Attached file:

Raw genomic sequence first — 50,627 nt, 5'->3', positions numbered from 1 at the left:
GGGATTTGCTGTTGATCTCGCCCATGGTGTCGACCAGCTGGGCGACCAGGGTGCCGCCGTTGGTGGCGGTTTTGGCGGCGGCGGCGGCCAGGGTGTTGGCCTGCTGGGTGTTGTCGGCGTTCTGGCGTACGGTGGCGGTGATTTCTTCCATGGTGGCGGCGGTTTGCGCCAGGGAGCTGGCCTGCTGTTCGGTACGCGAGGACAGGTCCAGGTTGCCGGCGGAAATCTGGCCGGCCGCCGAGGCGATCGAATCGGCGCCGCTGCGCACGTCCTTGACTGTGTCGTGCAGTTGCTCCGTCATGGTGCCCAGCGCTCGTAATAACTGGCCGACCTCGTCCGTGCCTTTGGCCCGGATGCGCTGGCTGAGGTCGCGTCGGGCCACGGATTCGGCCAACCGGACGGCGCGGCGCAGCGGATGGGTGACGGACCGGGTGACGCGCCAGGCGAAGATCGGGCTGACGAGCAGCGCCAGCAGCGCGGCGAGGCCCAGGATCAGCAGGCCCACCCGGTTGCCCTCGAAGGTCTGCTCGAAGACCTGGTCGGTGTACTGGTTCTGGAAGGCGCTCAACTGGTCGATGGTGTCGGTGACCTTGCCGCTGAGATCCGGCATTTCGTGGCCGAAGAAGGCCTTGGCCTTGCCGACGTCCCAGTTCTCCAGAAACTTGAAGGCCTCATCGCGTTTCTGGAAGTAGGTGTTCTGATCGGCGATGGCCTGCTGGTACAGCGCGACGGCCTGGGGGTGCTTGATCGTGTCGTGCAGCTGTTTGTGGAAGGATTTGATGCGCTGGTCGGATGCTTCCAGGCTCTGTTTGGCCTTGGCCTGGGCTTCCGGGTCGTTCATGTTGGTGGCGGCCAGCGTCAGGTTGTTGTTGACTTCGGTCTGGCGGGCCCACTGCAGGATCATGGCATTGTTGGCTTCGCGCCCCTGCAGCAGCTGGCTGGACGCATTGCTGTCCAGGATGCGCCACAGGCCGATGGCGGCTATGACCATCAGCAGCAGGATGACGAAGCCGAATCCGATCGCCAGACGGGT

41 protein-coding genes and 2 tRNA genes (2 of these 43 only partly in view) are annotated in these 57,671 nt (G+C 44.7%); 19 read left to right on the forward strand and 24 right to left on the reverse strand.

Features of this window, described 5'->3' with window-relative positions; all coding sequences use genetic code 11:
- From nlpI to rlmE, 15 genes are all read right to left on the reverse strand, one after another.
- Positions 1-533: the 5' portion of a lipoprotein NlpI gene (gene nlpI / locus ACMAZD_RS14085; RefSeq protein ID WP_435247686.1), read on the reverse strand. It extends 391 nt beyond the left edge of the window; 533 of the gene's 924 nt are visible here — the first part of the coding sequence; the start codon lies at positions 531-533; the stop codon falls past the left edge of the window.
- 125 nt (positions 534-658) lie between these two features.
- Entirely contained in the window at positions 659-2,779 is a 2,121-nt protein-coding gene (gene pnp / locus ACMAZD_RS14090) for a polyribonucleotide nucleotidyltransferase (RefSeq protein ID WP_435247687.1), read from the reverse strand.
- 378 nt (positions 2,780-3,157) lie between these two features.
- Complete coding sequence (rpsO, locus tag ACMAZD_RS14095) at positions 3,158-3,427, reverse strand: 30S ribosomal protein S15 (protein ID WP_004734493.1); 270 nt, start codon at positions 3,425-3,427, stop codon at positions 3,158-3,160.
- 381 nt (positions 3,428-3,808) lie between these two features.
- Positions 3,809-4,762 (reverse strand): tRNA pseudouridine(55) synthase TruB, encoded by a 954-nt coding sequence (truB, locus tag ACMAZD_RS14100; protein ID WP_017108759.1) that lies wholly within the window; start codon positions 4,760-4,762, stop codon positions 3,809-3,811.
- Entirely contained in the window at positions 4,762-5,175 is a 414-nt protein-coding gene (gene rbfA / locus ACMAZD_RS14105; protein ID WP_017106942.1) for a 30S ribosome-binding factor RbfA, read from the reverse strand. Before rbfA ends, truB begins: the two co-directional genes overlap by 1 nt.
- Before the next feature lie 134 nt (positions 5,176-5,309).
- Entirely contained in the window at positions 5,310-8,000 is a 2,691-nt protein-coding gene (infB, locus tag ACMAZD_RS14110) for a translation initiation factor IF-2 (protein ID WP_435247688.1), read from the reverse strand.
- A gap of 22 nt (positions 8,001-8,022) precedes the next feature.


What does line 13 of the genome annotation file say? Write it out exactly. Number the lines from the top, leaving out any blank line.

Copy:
- Entirely contained in the window at positions 4,762-5,175 is a 414-nt protein-coding gene (gene rbfA / locus ACMAZD_RS14105; protein ID WP_017106942.1) for a 30S ribosome-binding factor RbfA, read from the reverse strand. Before rbfA ends, truB begins: the two co-directional genes overlap by 1 nt.